A new 2,600m2 park is coming to 229 Richmond St. W. The site is currently leased to a restaurant and used as an outdoor patio. The City is conducting a two-stage design competition to select a creative and experienced design team for the new park. There will be various opportunities for the community to get involved in the park design process!

  • 2023: Hire a design team through a two-stage design competition
  • 2022 to 2024: Community engagement
  • 2023 to 2024: Design development
  • 2024: Detailed design and hire a construction team
  • 2025: Construction starts
  • 2026: Construction complete

The timeline is subject to change.

Level of Engagement

This project has been classified as a Collaborate project based on the International Association of Public Participation’s Public Participation Spectrum. This means we aim to partner with the public, stakeholders and rightsholders in each aspect of the design process, including the development of design options and the identification of a preferred design

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About the Design Competition

The City is inviting design teams, led by a Landscape Architect, to submit their qualifications for the design and construction of the new park at 229 Richmond St. W. The competition is structured as a two-stage open process.

229 Richmond Appendix A – RFSQ Appendix A has more information about the design.

Apply to the Design Competition

The application submission deadline is March 2, 2023.

Timeline

  • Winter 2023: Design Competition Stage One (RFSQ)
  • Spring 2023: Shortlisted design teams announced
  • Spring 2023: Design Competition Stage Two opens (RFP)
  • Summer 2023: Design Competition Stage Two closes (RFP) and public Open House for design submissions
  • Fall 2023: Design team awarded project

Eligibility

The two-stage design competition is open to design teams, including international talent. Each team must be led by a Landscape Architect in good standing with the Ontario Association of Landscape Architects. The teams must also include:

  1. An architect/architectural firm that is a full member in good standing with the Ontario Association of Architects (OAA). If the architect is registered in another jurisdiction and does not have OAA registration, a sub-consultant with this requirement must be on the team.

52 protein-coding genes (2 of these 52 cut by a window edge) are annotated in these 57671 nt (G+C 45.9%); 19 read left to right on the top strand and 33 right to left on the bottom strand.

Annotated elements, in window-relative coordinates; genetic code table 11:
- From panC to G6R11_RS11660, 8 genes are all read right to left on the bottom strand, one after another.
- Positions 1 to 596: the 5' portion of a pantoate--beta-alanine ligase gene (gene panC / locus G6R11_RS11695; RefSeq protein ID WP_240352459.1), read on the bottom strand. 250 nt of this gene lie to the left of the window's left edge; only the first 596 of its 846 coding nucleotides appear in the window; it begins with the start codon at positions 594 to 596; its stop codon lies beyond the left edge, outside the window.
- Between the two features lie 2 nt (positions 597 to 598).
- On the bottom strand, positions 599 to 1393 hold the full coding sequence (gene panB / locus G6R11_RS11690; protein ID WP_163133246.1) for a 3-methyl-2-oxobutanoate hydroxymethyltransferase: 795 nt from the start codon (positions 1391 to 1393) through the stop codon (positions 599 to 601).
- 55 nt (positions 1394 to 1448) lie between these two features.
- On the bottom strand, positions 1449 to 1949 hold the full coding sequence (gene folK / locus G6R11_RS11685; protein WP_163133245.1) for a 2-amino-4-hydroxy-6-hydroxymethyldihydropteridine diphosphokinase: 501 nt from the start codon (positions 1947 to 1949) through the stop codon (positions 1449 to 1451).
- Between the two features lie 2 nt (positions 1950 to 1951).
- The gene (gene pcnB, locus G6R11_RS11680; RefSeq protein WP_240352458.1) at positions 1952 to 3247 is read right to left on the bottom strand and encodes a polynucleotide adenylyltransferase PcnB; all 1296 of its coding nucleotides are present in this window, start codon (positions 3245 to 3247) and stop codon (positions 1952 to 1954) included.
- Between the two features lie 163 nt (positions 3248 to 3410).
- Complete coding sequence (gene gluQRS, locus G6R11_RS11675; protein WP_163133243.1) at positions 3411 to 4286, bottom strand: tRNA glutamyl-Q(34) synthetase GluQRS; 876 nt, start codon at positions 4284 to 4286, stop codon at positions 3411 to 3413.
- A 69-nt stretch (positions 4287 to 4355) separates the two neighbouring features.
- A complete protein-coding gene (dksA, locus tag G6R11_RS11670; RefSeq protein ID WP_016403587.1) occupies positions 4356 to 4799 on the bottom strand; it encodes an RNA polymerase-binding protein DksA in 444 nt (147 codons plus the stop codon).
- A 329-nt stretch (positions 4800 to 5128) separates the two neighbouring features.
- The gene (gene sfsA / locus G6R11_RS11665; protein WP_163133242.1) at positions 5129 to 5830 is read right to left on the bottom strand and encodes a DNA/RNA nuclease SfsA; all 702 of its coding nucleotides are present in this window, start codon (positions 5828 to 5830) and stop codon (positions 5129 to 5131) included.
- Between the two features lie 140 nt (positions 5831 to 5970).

2. A professional artist or artist team.
  3. An Indigenous design partner with experience or expertise in Indigenous placekeeping. This person can also fulfill other roles on the team, such as the artist, architect or landscape architect, but should have specific expertise in Indigenous placekeeping.

Stage One: Request for Supplier Qualifications (RFSQ)

In this stage, the City is collecting applications from eligible design teams. The applicants will be evaluated based on their qualifications, work experience, and approach to the park site.

Stage One RFSQ submissions will be reviewed by an Evaluation Committee made up of City Staff and the Professional Advisor to the Design Competition. The five highest rated teams will be shortlisted and invited to participate in Stage Two. Each shortlisted team will receive an honorarium of $10,000.

Stage Two: Request for Proposal (RFP)

In this stage, the shortlisted applicants will submit conceptual designs for the new park. The applicants will receive a competition brief in the form of a Request for Proposals (RFP) which will outline the submission requirements and provide additional material required to develop the designs. This stage will include an orientation session and site tour.

The shortlisted applicants will present their design ideas in-person or virtually (to be determined) to the Design Jury and the community. The design ideas will also be shared on this page. A Professional Advisor will collect and summarize feedback on the design ideas from the Community Advisory Group, the Park Steering Committee, and the community. The Design Jury will use this feedback to help inform their recommendation for one design team.

The Design Jury includes respected landscape architects and professionals with a range of expertise in urban park design excellence, culture, public art and Indigenous placekeeping.

Objectives

  1. Collect community feedback, co-develop a project vision and establish design goals.
  2. Inform project committees of the design competition and consultant selection process, and collect feedback and insights.
  3. Confirm the project vision and design goals.

January 2023

Community Advisory Group Meeting 2

On January 9, 2023, the Community Advisory Group (CAG) had their second meeting.

November 2022